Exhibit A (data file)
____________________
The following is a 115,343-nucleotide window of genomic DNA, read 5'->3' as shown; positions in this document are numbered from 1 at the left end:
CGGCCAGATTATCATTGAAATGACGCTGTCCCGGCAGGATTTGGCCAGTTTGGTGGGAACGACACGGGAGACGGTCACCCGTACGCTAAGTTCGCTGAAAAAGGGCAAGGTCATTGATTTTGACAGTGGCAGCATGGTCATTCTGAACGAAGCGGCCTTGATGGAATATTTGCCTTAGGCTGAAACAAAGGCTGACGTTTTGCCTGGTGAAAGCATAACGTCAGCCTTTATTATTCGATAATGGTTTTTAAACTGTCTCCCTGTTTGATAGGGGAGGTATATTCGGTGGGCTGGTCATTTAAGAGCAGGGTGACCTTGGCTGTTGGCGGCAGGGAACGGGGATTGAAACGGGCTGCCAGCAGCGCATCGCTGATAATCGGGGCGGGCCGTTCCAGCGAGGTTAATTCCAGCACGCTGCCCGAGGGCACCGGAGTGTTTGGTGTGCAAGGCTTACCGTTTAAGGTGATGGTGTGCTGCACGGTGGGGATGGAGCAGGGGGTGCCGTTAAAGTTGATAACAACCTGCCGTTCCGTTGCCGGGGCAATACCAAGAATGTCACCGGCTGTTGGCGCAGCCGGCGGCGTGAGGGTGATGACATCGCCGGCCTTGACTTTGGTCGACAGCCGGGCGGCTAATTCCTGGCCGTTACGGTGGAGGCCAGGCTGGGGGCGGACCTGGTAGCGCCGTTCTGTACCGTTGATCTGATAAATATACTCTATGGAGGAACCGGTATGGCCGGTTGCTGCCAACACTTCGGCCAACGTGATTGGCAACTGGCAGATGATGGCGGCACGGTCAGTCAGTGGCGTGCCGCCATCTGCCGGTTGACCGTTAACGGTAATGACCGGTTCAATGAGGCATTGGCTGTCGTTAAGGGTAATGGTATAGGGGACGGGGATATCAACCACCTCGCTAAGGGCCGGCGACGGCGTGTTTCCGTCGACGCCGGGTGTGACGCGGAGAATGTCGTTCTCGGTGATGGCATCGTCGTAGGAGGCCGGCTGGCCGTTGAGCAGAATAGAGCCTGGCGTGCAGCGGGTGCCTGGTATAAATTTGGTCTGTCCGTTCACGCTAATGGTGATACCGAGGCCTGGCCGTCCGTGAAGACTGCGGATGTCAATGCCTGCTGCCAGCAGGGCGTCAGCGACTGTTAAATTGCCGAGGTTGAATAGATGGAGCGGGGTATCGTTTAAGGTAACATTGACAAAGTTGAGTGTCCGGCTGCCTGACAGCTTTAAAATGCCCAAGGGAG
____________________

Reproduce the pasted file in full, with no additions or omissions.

The following is a 115,343-nucleotide window of genomic DNA, read 5'->3' as shown; positions in this document are numbered from 1 at the left end:
CGGCCAGATTATCATTGAAATGACGCTGTCCCGGCAGGATTTGGCCAGTTTGGTGGGAACGACACGGGAGACGGTCACCCGTACGCTAAGTTCGCTGAAAAAGGGCAAGGTCATTGATTTTGACAGTGGCAGCATGGTCATTCTGAACGAAGCGGCCTTGATGGAATATTTGCCTTAGGCTGAAACAAAGGCTGACGTTTTGCCTGGTGAAAGCATAACGTCAGCCTTTATTATTCGATAATGGTTTTTAAACTGTCTCCCTGTTTGATAGGGGAGGTATATTCGGTGGGCTGGTCATTTAAGAGCAGGGTGACCTTGGCTGTTGGCGGCAGGGAACGGGGATTGAAACGGGCTGCCAGCAGCGCATCGCTGATAATCGGGGCGGGCCGTTCCAGCGAGGTTAATTCCAGCACGCTGCCCGAGGGCACCGGAGTGTTTGGTGTGCAAGGCTTACCGTTTAAGGTGATGGTGTGCTGCACGGTGGGGATGGAGCAGGGGGTGCCGTTAAAGTTGATAACAACCTGCCGTTCCGTTGCCGGGGCAATACCAAGAATGTCACCGGCTGTTGGCGCAGCCGGCGGCGTGAGGGTGATGACATCGCCGGCCTTGACTTTGGTCGACAGCCGGGCGGCTAATTCCTGGCCGTTACGGTGGAGGCCAGGCTGGGGGCGGACCTGGTAGCGCCGTTCTGTACCGTTGATCTGATAAATATACTCTATGGAGGAACCGGTATGGCCGGTTGCTGCCAACACTTCGGCCAACGTGATTGGCAACTGGCAGATGATGGCGGCACGGTCAGTCAGTGGCGTGCCGCCATCTGCCGGTTGACCGTTAACGGTAATGACCGGTTCAATGAGGCATTGGCTGTCGTTAAGGGTAATGGTATAGGGGACGGGGATATCAACCACCTCGCTAAGGGCCGGCGACGGCGTGTTTCCGTCGACGCCGGGTGTGACGCGGAGAATGTCGTTCTCGGTGATGGCATCGTCGTAGGAGGCCGGCTGGCCGTTGAGCAGAATAGAGCCTGGCGTGCAGCGGGTGCCTGGTATAAATTTGGTCTGTCCGTTCACGCTAATGGTGATACCGAGGCCTGGCCGTCCGTGAAGACTGCGGATGTCAATGCCTGCTGCCAGCAGGGCGTCAGCGACTGTTAAATTGCCGAGGTTGAATAGATGGAGCGGGGTATCGTTTAAGGTAACATTGACAAAGTTGAGTGTCCGGCTGCCTGACAGCTTTAAAATGCCCAAGGGAG